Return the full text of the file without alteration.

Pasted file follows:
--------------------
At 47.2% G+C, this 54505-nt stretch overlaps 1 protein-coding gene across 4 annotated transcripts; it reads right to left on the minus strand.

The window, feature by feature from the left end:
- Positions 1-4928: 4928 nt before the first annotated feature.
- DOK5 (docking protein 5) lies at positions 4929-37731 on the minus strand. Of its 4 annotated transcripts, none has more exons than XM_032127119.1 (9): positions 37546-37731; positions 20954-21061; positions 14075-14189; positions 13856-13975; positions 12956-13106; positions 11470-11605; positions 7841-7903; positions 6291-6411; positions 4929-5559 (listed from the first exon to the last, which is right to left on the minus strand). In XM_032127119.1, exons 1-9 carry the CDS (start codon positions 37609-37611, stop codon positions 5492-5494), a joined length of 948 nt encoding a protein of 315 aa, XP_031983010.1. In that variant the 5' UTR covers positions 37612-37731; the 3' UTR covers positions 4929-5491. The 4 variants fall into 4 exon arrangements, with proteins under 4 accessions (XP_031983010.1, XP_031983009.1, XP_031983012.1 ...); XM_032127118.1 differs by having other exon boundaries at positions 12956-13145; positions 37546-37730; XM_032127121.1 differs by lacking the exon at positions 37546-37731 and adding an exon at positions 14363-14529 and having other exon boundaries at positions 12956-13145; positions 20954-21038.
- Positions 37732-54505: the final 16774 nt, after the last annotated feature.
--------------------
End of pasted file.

At 47.2% G+C, this 54505-nt stretch overlaps 1 protein-coding gene across 4 annotated transcripts; it reads right to left on the minus strand.

The window, feature by feature from the left end:
- Positions 1-4928: 4928 nt before the first annotated feature.
- DOK5 (docking protein 5) lies at positions 4929-37731 on the minus strand. Of its 4 annotated transcripts, none has more exons than XM_032127119.1 (9): positions 37546-37731; positions 20954-21061; positions 14075-14189; positions 13856-13975; positions 12956-13106; positions 11470-11605; positions 7841-7903; positions 6291-6411; positions 4929-5559 (listed from the first exon to the last, which is right to left on the minus strand). In XM_032127119.1, exons 1-9 carry the CDS (start codon positions 37609-37611, stop codon positions 5492-5494), a joined length of 948 nt encoding a protein of 315 aa, XP_031983010.1. In that variant the 5' UTR covers positions 37612-37731; the 3' UTR covers positions 4929-5491. The 4 variants fall into 4 exon arrangements, with proteins under 4 accessions (XP_031983010.1, XP_031983009.1, XP_031983012.1 ...); XM_032127118.1 differs by having other exon boundaries at positions 12956-13145; positions 37546-37730; XM_032127121.1 differs by lacking the exon at positions 37546-37731 and adding an exon at positions 14363-14529 and having other exon boundaries at positions 12956-13145; positions 20954-21038.
- Positions 37732-54505: the final 16774 nt, after the last annotated feature.